• Join over 1.2 million students every month
  • Accelerate your learning by 29%
  • Unlimited access from just £6.99 per month

The Rime Of The Ancient Mariner.

Extracts from this document...


1) After the first initial reading of this poem it is clear to the reader that there must be more to the tale than just that of a mariner on the high seas. After another reading we are able to determine and comprehend the moral that has been carefully intertwined with the story. The superstitious nature and unrealistic settings and events contain a dream like nature that allows us to look past the story of the mariner and the Albatross and see the issue contained. Most of the issues written into this poem are ones that are familial such love of nature and life but the dream like context of the play allows us to look anew on them and envisage thoughts and images not previously encountered. The fact that there is a clear stanza in which a moral is contained is enough evidence that there is a moral to this tale. ...read more.


(P2-S5) * Alone, alone, all, all alone, Alone on a wide wide sea! And never a saint took pity on My Soul in agony. (P4-S3) * Swiftly, swiftly flew the ship, Yet she sailed softly too: Sweetly, sweetly blew the breeze- On me alone it blew. (S6-S14) * Farewell, farewell! But this I tell To thee, thou wedding guest! He prayeth well, who loveth well Both man and bird and beast. (P7-S22) 5 Examples of Personification * The upper air burst into life! And a hundred fire-flag's sheen, To and fro they were hurried about! And to and fro, and in and out, The wan stars danced between. (P5-S6-L1) * The Sun, right up above the mast, Had fixed her to the ocean: But in a minute she 'gan stir, With short uneasy motion - Backwards and forwards half her length With short uneasy motion. (P5-S21-L1) ...read more.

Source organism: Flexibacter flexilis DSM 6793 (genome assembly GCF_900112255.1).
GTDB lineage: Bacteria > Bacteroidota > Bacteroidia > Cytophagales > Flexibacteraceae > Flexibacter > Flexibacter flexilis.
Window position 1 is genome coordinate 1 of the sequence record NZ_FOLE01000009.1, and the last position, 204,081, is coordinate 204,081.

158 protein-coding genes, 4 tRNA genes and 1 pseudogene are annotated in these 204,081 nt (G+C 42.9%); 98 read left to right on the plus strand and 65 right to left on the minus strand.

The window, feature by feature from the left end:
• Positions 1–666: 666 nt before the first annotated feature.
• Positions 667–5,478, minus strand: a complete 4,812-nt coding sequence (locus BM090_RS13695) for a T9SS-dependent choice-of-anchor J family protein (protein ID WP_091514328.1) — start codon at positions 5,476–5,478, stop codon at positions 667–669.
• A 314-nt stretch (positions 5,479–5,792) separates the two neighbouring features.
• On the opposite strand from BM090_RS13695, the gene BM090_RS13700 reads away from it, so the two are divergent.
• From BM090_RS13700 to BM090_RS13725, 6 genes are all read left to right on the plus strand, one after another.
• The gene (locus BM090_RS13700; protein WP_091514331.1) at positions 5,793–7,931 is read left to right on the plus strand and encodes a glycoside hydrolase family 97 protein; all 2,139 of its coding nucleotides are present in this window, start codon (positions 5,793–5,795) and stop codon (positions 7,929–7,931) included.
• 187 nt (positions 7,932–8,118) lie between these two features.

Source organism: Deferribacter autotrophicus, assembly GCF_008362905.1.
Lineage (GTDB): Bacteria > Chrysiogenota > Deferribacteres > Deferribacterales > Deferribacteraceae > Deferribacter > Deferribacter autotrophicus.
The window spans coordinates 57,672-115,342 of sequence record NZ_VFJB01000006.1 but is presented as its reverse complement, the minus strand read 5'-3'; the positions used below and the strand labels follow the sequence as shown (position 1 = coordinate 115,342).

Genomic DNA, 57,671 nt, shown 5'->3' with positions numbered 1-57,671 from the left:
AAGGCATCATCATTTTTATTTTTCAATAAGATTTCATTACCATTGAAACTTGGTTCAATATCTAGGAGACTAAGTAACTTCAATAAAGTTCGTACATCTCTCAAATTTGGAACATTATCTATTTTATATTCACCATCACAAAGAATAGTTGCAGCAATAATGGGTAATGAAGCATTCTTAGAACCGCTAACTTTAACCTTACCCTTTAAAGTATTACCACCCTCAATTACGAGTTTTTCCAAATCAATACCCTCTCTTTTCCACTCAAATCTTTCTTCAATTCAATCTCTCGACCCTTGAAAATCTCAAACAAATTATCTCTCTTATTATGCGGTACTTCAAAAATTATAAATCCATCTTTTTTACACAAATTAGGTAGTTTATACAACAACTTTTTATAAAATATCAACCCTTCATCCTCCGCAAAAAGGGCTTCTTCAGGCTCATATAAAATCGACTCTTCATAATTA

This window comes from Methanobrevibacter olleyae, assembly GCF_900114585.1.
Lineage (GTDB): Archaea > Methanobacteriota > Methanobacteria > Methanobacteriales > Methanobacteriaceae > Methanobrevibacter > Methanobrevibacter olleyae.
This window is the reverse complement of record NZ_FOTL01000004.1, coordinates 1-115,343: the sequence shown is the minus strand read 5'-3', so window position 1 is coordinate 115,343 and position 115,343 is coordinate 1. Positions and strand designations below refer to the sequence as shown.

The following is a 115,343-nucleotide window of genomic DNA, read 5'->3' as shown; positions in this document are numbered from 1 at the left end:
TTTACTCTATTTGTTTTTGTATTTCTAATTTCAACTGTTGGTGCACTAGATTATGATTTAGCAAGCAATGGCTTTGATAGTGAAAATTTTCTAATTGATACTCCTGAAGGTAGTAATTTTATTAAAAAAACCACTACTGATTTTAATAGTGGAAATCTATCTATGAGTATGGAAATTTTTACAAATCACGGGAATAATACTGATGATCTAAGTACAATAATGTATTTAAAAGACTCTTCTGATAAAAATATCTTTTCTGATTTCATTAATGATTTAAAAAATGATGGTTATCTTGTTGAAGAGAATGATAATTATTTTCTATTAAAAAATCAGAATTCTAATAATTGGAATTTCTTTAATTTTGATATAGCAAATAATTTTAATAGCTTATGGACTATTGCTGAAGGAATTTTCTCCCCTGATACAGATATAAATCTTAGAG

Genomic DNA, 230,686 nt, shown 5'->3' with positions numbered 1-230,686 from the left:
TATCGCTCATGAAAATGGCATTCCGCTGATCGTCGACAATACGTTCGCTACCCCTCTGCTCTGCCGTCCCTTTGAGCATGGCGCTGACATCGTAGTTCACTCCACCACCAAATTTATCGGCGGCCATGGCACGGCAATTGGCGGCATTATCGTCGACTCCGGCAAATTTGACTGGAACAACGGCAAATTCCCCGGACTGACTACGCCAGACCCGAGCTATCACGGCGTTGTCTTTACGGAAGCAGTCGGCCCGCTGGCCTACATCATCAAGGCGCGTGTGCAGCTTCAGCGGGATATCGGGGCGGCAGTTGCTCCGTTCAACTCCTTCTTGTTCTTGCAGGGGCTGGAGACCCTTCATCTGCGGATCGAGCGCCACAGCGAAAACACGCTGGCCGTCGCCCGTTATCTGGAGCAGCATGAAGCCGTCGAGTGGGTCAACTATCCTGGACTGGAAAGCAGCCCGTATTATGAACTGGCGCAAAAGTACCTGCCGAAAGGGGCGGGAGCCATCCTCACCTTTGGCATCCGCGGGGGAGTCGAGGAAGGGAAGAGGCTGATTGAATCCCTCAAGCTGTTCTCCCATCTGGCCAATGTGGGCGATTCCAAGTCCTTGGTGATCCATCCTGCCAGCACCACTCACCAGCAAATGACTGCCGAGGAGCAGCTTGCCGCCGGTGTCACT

That ever this should be! Yea, slimy things did crawl with legs Upon the slimy sea. (P2-S10-L1) 3) The appeal to the general reader of ROTAM can be quite varied to different people due to the interpretations that can be made in this piece. The vivid imagery contained within the piece enables the reader to feel as if they are part of the tale and feel the range of emotions experienced by the Mariner. The driving rhythm of the piece of the piece forces the reader to keep reading and suggests a hidden urgency with which the reader must stay with it till the end. The fact that there is a clear philosophical and moral message conveyed also appeals to the reader. These clear messages are conveyed by the highlighting of certain passages with the use of alliterations, so that they linger in the readers mind afterwards. Another factor that appeals to the reader is the fact that many metaphorical statements are open to interpretation, leading to a feeling of a "Personalised" message contained in the poem. By Spencer Harrison ...read more.

The above preview is unformatted text

This student written piece of work is one of many that can be found in our AS and A Level Practical Questions section.

Found what you're looking for?

  • Start learning 29% faster today
  • 150,000+ documents available
  • Just £6.99 a month

Not the one? Search for your essay title...
  • Join over 1.2 million students every month
  • Accelerate your learning by 29%
  • Unlimited access from just £6.99 per month

See related essaysSee related essays

Related AS and A Level Practical Questions essays

  1. Is Christ a Kantian?

    The correct explanation of ethics must succeed not only in explaining the reason for a Kantian moral act, but also in resolving the problem of dualism in Kantian Ethics. The fourth section will concentrate on the task of demystifying ethics i.e.

  2. Modern life-prolonging technologies have sharpened some ancient dilemmas on the value of life.

    As we approach the threshold -the precipice- of the perfect ability to enliven any cadaver with sparks we must fill the moral and legal vacuum with the results of our clear and courageous reflection, or we will have made our technology a fetish without making life more secure.

  • Over 160,000 pieces
    of student written work
  • Annotated by
    experienced teachers
  • Ideas and feedback to
    improve your own work